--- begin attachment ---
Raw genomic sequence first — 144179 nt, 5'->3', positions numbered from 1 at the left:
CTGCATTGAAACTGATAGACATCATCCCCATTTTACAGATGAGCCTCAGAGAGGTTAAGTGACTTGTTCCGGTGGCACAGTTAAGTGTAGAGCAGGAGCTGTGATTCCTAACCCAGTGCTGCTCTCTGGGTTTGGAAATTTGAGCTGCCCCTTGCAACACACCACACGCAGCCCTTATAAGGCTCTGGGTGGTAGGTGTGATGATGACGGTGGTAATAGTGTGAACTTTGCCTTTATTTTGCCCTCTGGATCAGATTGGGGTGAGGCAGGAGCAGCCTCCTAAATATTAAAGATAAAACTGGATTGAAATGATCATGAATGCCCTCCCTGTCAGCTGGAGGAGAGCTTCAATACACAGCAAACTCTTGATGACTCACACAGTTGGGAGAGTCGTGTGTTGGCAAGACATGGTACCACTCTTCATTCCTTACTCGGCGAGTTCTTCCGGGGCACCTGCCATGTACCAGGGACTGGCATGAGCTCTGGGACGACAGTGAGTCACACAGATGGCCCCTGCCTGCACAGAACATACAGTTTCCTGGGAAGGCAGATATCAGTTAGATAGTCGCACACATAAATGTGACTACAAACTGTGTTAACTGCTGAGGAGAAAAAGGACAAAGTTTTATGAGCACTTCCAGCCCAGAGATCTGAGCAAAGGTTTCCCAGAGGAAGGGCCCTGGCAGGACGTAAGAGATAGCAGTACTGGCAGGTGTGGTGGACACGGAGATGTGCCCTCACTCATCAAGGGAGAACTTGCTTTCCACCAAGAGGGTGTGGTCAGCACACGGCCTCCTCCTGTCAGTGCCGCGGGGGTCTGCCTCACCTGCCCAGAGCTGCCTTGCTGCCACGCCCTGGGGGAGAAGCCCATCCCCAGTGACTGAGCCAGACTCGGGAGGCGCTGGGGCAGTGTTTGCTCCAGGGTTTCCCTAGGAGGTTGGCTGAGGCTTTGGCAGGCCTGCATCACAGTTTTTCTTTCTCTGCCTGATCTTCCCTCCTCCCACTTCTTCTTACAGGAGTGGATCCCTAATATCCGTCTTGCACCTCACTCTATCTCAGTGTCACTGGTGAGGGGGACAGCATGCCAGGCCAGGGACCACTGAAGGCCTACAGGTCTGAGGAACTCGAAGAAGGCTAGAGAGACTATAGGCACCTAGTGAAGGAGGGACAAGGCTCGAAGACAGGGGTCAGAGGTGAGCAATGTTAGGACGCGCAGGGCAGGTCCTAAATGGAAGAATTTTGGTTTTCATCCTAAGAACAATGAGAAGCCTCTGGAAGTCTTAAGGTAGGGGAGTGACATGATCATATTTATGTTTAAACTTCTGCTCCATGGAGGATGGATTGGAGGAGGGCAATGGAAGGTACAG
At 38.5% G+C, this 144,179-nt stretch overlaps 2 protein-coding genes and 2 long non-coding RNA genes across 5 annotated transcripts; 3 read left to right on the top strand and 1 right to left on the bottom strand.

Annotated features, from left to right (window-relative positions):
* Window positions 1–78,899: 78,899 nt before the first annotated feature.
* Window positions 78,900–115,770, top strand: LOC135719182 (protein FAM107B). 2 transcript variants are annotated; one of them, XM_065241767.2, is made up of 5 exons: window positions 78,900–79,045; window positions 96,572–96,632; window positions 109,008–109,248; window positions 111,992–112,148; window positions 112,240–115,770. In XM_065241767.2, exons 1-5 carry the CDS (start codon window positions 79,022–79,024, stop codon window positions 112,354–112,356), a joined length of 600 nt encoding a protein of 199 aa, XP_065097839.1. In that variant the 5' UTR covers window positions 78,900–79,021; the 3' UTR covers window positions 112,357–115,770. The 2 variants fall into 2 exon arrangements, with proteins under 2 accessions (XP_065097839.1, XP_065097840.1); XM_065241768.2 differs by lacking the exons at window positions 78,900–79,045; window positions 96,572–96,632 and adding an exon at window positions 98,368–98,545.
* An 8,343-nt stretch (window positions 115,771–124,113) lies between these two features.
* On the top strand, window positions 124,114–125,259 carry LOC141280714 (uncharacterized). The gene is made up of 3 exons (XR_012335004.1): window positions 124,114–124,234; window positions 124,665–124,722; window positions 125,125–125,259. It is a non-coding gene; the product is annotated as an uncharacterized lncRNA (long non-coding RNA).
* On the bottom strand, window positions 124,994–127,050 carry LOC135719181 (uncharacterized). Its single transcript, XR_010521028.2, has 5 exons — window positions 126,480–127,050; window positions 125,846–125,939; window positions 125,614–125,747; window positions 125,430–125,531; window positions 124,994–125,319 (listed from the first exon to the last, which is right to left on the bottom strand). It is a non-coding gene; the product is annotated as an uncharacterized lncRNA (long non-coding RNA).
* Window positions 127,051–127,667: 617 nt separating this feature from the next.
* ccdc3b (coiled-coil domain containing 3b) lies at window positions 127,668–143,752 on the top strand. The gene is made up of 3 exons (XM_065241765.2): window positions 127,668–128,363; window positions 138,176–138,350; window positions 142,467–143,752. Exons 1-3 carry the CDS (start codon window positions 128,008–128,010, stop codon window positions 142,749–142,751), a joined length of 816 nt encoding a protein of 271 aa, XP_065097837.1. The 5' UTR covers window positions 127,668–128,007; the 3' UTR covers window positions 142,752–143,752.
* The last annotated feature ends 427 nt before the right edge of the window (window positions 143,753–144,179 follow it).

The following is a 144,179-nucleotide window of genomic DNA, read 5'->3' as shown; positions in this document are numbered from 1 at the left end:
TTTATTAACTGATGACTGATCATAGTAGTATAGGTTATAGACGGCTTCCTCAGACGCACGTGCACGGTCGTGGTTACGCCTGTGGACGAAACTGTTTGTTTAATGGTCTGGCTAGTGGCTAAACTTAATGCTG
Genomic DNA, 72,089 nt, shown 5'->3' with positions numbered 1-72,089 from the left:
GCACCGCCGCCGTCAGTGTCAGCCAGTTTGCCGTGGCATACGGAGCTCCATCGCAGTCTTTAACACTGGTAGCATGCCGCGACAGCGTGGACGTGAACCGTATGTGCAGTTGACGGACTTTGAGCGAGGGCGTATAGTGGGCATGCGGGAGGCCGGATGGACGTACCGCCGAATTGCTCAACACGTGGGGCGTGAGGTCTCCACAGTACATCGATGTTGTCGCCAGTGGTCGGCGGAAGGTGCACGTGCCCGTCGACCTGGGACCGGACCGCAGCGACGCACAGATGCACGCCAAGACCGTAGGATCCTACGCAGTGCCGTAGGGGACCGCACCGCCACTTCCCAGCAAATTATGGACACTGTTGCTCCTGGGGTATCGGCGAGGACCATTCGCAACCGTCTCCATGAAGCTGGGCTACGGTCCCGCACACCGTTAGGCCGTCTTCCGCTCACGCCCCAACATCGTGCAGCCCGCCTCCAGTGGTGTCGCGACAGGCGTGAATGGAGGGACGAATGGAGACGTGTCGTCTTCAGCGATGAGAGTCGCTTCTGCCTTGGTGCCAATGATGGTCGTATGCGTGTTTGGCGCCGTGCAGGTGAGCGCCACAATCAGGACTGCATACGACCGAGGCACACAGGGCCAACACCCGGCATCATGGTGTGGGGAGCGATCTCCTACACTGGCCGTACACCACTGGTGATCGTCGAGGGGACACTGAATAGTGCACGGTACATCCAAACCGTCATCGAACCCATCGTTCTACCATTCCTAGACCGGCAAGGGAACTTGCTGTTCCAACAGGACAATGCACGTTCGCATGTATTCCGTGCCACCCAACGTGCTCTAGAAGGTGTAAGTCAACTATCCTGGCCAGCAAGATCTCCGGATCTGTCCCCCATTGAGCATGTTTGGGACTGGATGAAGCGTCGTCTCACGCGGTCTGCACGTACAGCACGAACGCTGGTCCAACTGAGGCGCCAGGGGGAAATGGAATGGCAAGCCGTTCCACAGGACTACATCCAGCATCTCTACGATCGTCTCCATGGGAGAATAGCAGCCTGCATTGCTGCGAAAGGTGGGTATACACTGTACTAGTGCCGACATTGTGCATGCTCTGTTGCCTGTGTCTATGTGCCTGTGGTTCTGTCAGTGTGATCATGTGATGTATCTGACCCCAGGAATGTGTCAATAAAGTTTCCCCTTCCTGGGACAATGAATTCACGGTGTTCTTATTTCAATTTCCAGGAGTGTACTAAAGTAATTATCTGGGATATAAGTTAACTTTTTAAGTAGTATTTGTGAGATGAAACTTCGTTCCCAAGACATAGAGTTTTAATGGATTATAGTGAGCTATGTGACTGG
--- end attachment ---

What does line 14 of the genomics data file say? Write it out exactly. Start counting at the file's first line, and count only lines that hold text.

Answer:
TTTATTAACTGATGACTGATCATAGTAGTATAGGTTATAGACGGCTTCCTCAGACGCACGTGCACGGTCGTGGTTACGCCTGTGGACGAAACTGTTTGTTTAATGGTCTGGCTAGTGGCTAAACTTAATGCTG